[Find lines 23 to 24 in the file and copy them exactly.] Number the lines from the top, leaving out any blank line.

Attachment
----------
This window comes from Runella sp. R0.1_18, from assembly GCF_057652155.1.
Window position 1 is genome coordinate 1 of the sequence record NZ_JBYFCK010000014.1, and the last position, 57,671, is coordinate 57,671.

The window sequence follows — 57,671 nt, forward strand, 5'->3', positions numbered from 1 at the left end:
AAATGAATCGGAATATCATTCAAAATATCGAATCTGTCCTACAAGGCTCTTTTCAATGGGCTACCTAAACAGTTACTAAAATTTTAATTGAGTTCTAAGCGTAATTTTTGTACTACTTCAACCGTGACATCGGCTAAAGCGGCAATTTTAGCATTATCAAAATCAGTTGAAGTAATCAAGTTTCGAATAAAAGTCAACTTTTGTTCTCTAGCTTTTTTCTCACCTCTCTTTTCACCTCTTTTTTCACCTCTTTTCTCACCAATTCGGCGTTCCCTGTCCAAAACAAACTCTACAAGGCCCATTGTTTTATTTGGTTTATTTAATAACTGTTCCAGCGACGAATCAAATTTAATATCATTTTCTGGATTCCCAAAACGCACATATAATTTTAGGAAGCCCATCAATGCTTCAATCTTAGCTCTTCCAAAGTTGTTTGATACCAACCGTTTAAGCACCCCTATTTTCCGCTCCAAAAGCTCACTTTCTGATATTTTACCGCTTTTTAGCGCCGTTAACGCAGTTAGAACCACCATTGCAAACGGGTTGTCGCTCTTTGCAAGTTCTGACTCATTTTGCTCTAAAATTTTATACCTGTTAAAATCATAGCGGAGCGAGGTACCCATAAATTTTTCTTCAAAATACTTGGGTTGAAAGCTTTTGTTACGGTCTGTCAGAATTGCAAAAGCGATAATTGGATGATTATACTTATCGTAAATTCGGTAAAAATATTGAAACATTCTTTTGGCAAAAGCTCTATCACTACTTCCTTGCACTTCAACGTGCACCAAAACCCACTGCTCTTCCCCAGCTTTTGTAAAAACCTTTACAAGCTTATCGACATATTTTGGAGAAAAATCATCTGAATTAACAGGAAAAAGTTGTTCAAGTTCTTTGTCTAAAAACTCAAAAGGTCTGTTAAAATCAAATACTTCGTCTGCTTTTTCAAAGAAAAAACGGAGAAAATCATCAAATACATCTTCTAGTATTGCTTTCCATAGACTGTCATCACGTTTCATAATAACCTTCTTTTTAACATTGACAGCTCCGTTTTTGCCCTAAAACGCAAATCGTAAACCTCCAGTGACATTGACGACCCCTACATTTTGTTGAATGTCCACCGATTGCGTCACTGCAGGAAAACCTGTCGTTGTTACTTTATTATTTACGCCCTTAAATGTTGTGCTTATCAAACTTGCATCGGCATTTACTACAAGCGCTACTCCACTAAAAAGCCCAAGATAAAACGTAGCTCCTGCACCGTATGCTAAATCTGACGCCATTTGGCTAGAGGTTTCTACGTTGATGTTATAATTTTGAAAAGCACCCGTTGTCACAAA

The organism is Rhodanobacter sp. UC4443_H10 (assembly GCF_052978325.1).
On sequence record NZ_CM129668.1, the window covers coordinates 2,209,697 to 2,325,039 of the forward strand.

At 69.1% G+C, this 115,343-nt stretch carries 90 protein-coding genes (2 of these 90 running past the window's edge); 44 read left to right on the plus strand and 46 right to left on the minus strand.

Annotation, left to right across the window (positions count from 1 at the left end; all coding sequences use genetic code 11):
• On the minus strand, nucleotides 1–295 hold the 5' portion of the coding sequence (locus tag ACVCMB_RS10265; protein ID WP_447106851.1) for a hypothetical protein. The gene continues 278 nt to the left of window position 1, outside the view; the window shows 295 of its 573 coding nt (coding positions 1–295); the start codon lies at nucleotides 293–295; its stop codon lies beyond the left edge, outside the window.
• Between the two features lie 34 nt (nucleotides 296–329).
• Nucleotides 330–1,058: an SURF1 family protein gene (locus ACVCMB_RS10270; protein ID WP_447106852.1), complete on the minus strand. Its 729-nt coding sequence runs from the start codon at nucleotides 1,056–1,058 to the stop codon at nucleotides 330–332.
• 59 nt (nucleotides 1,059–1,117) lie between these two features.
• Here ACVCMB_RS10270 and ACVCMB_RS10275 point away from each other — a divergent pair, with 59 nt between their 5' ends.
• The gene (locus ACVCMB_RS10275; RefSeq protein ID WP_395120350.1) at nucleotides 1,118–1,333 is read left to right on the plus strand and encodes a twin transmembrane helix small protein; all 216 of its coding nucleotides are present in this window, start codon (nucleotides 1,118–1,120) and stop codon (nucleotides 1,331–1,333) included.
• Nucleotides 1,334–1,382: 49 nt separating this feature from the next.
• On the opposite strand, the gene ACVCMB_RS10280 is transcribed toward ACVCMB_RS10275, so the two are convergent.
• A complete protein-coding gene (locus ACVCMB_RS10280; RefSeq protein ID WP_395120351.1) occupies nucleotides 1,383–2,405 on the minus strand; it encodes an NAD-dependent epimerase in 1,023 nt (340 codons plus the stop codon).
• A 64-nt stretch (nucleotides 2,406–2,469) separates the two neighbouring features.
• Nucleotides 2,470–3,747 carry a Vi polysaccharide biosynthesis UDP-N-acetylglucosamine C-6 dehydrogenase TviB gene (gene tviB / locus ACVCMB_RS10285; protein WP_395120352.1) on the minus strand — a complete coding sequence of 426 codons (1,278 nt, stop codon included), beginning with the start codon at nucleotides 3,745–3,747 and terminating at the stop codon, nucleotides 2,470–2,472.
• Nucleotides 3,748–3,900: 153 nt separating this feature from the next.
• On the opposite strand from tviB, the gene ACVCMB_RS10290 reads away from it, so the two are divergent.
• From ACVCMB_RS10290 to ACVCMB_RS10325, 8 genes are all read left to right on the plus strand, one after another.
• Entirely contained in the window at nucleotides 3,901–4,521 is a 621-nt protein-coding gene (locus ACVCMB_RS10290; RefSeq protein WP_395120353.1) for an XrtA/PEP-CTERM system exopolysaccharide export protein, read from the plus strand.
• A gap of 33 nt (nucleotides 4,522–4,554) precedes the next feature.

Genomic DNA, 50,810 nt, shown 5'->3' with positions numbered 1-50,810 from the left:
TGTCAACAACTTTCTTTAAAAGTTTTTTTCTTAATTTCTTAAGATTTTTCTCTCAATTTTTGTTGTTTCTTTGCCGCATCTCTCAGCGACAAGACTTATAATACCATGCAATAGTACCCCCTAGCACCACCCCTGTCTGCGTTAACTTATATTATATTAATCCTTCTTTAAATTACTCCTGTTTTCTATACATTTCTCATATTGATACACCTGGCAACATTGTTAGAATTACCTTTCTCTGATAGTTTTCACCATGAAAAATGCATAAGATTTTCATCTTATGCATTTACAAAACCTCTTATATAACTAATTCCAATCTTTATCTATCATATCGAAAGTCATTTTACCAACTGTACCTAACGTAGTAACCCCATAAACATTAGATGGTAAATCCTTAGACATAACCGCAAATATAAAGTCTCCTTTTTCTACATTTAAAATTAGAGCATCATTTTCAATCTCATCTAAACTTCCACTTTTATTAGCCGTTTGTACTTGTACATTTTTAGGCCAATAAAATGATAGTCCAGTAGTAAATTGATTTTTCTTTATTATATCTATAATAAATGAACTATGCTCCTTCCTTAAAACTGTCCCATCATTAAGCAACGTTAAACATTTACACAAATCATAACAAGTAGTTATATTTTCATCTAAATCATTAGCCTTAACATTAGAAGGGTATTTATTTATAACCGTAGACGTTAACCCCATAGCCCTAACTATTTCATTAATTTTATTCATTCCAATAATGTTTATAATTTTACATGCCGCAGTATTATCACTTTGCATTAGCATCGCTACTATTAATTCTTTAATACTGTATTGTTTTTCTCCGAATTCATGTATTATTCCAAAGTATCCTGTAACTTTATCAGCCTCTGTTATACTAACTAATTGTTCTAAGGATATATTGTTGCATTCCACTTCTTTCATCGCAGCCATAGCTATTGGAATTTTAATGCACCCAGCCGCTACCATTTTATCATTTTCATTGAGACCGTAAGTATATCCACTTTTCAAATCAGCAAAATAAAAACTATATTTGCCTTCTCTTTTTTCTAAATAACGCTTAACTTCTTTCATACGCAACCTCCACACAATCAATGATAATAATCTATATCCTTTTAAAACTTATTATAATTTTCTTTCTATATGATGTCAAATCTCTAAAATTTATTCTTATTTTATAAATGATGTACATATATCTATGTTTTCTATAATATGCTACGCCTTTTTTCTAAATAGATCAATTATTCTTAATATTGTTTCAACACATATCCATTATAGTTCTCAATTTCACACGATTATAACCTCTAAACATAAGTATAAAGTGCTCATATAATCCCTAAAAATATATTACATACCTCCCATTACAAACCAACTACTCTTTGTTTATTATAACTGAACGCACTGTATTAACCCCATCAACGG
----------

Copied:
• Entirely contained in the window at nucleotides 3,901–4,521 is a 621-nt protein-coding gene (locus ACVCMB_RS10290; RefSeq protein WP_395120353.1) for an XrtA/PEP-CTERM system exopolysaccharide export protein, read from the plus strand.
• A gap of 33 nt (nucleotides 4,522–4,554) precedes the next feature.